The University Record, April 17, 2000

Fair-goers get valuable tech tips

By Rebecca A. Doyle

Karen Winston-Brown was ready to show everyone new telephone communication sets at the telephone products and services booth. ITCom provides telephone service to all campus offices, residence halls and hospital rooms—more than 45,000 telephone lines. Photo by Rebecca A. Doyle
The Information Technology Division’s IT Communication Services (ITCom) technology fair had something to offer everyone, from ways to use your voice mail options more effectively to an explanation of the different methods that are available to telecommuters who need to access information at the U-M. The fair was held last week in the Alumni Center as part of an overall effort to make members of the campus community aware of their options for sending and receiving information of all types.

In addition to workshops, the Alumni Center bristled with cabled and cable-free technology displays. In one corner, wireless communication from a number of platforms was demonstrated, while in another, a large plywood closet showed computer users—who may only have been familiar with monitors and keyboards—what goes on behind the closed doors of the computer closets.

Although occasionally geared to those with a more technical background, most presentations and displays gave U-M faculty, staff and students a good idea of what products and services are available to them, or soon will be.


Katie D. Vawters, IT Communications project manager, usually works from her home near Belleville. As an experienced telecommuter, she was well suited to the job of telling others what the options were for communications and data transmission from home to office.

Having the technology at home has made a difference in how she works, Vawters says. “I find myself spending more time working than I did—it’s so easy to say, when it is 5 p.m., ‘Oh, I’ll just finish up this one project before I quit.’” Vawters handed out a list of the available data network connections for residents, complete with prices and pointers to resources for more information.

“As long as it has been approved that you work at home, we’re very happy to help people get set up for telecommuting.”

Andy Palms, ITD director of product development, outlined the differences between ASDL (asynchronous digital subscriber line), ISDN (integrated services digital network), cable modem and dial-in modem connections for both departments and individuals who are in off-campus work sites. ASDL, he noted, is still only available in limited areas in Ann Arbor.


Jeff Ogden, ITD associate director for the Merit Network, asked his audience what Internet2 was and how they would use it. Replies from those in physics, community learning, fine arts and nursing showed a variety of hopes for the “faster, bigger, better” connection that Internet2 provides to university communities.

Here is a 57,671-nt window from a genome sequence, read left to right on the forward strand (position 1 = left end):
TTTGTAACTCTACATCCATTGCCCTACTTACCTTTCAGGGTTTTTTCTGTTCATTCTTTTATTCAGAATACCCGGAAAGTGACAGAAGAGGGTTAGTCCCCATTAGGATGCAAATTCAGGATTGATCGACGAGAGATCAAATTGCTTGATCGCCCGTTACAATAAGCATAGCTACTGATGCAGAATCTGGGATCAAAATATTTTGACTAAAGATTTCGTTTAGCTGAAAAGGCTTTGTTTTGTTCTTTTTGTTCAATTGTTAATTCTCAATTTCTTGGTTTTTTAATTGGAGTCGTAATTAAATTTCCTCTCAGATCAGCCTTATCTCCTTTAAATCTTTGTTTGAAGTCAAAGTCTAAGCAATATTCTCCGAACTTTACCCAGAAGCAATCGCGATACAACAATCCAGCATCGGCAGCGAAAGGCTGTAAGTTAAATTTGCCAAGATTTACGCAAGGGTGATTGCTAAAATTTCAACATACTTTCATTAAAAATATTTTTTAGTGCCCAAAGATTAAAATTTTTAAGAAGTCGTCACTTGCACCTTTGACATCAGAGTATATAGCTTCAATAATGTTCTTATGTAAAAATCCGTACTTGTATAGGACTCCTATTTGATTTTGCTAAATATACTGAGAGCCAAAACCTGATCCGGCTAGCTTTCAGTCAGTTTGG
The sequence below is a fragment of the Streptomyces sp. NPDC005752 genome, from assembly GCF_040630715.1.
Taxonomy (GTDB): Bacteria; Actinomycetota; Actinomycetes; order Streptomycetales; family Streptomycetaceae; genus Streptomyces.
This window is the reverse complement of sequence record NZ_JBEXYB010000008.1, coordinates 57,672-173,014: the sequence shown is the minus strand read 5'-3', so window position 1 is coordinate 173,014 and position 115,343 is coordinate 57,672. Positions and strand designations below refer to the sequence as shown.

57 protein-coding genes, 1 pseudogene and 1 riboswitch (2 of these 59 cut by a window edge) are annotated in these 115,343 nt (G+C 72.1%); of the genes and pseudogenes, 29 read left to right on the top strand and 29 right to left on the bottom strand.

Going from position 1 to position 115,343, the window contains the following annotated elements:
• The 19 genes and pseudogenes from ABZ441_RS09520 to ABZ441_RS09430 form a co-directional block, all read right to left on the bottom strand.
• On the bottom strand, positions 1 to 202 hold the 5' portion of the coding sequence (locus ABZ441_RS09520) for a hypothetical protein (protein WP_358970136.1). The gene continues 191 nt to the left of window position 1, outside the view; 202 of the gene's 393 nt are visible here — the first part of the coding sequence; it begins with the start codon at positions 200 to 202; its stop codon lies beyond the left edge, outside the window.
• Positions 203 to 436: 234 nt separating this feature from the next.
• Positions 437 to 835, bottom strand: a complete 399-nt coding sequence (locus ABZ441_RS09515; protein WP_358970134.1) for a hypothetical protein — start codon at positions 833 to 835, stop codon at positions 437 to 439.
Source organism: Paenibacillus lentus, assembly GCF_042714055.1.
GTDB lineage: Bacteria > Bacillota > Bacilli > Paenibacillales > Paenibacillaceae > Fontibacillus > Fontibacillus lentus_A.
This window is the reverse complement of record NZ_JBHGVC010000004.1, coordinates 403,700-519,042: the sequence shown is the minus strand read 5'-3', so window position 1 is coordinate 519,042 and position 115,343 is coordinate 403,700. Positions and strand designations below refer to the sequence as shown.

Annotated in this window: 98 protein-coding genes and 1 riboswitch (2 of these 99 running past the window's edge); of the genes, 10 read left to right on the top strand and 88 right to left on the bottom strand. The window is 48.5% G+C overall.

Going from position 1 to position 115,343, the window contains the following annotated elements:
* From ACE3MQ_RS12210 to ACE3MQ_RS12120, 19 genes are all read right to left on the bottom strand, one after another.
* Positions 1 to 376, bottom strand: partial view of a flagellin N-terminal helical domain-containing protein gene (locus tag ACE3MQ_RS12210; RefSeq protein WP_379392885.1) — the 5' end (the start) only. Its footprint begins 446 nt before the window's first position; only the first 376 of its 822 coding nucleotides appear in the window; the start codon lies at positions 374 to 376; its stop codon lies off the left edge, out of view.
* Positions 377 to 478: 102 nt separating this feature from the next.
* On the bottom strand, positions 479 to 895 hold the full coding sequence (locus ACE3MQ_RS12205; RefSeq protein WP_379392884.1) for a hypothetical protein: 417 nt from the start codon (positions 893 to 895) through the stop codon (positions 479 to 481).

“The goal of Internet2,” Ogden said, “is to make possible applications that aren’t possible yet.” He cited collaborations in astronomy that would allow remote control of telescopes; the Visible Human Project that requires transmission of high-quality, three-dimensional graphic images; performances and interactive master classes in fine arts that are conducted from across the nation; and capabilities to transmit much larger data streams than is possible on the current internet.

“Internet2 is still experimental,” Ogden said. “Not everybody is connected. We are, MIT and Stanford are. Commercial groups are not—banks are not. But the goal is to migrate the technology to the commercial Internet so that they will be.” In the meantime, he said, those who now have access to Internet2 have the advantage of high-speed, high-quality connection with relatively little competition.

Voice Mail

In “U-M Voice Mail: Using it More Effectively,” Catherine Lilly, ITCom customer services manager, gave a crash course to those who use voice mail on the University telephone system. Quick tips and hints for managing voice messages gave everyone who attended something new to take back to the office.

An especially useful feature Lilly highlighted was the option to record a temporary greeting that can be set to expire at a given time and date. Once in your mailbox on the Meridian system, press 82, then 3 to select temporary greeting. Record your temporary greeting, press #, then press 9 and follow the prompts to set the date and time it will expire. Remember to press 83 after accessing your mailbox to log out of the system.

“This does help eliminate those messages you get from people who say, ‘By the way, your voice mail says you’re still on vacation,’” Lilly noted.

Lilly’s presentation was one of eight available to attendees.